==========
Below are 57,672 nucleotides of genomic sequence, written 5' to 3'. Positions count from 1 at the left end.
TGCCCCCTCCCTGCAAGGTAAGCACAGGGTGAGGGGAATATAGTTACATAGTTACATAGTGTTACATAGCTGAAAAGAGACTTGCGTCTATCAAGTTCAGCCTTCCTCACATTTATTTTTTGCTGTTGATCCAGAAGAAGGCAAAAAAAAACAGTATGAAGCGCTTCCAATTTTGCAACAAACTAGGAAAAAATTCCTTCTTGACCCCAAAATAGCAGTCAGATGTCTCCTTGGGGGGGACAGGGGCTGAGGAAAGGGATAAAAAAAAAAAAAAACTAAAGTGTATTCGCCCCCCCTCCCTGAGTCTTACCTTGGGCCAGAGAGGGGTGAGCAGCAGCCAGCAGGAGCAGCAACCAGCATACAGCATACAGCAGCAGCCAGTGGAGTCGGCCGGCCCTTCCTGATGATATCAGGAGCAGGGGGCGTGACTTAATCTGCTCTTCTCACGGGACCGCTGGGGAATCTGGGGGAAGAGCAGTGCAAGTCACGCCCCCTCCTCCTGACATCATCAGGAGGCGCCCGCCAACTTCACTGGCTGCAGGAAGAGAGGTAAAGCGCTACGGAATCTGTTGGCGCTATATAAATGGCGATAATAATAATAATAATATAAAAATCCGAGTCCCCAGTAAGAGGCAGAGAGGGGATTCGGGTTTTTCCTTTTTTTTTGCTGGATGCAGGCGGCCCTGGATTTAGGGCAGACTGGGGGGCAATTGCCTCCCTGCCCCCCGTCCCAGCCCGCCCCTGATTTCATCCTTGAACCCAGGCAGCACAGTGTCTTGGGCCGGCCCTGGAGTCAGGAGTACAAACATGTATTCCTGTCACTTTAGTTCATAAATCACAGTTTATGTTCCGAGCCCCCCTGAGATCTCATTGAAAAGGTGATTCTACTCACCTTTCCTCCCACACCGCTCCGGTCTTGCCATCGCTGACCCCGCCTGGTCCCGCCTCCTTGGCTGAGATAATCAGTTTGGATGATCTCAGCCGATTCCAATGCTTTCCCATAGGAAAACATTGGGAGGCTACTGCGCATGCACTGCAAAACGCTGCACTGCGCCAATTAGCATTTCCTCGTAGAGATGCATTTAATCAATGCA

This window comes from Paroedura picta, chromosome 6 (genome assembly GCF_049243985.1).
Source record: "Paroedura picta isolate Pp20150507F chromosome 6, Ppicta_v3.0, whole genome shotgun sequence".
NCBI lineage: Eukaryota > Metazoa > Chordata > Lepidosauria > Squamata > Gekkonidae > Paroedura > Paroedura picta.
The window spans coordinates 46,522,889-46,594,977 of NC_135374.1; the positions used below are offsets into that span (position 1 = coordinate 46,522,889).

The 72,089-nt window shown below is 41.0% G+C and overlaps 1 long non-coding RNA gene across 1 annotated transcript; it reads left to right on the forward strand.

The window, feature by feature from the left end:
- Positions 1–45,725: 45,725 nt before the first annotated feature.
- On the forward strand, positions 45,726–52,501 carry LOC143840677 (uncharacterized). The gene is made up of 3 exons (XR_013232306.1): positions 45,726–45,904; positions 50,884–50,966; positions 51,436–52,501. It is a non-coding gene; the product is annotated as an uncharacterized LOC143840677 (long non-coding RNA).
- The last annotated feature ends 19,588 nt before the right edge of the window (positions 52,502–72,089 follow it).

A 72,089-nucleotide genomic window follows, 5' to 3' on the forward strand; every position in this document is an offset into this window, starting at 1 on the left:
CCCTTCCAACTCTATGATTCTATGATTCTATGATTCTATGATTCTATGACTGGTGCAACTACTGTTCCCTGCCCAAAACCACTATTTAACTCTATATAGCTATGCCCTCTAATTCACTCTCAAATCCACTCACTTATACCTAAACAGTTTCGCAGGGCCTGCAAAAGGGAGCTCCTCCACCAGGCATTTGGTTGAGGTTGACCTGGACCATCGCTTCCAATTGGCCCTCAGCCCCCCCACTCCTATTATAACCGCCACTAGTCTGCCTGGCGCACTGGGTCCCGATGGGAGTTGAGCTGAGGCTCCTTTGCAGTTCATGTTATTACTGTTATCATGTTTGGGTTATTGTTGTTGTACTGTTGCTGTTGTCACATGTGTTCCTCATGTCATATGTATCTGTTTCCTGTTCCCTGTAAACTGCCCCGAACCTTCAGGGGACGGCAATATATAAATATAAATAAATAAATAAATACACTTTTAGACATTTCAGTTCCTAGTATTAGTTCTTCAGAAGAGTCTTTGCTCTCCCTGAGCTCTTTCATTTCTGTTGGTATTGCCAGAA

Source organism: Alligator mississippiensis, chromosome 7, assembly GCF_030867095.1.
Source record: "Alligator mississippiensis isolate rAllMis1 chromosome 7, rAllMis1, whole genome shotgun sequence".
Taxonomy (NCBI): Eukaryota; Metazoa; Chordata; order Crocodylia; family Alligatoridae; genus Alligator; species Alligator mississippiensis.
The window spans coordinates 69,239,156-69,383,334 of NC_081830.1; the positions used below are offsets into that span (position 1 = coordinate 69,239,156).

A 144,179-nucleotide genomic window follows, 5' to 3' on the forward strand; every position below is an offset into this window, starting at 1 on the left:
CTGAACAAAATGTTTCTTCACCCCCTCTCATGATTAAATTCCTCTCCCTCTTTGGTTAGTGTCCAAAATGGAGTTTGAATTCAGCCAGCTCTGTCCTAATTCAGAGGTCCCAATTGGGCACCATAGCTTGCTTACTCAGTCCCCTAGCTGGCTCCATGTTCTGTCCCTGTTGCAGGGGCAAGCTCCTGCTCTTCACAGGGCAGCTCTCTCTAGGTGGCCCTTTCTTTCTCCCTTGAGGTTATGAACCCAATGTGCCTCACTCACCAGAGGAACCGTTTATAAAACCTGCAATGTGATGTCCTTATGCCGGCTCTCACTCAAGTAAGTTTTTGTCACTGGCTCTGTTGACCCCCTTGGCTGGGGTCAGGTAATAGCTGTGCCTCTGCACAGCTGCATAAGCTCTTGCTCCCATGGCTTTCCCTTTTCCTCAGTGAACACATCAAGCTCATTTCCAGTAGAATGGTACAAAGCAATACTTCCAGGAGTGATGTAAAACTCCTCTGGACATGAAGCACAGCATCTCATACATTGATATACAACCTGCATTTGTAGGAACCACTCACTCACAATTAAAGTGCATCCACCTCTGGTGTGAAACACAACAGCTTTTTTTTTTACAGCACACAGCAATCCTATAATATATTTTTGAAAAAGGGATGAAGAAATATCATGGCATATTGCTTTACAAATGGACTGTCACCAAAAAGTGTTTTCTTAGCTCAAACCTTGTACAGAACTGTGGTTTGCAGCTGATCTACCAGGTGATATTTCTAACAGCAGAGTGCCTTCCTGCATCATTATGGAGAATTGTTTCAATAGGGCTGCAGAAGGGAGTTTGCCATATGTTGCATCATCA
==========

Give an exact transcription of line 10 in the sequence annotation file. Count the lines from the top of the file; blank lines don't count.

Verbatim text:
- On the forward strand, positions 45,726–52,501 carry LOC143840677 (uncharacterized). The gene is made up of 3 exons (XR_013232306.1): positions 45,726–45,904; positions 50,884–50,966; positions 51,436–52,501. It is a non-coding gene; the product is annotated as an uncharacterized LOC143840677 (long non-coding RNA).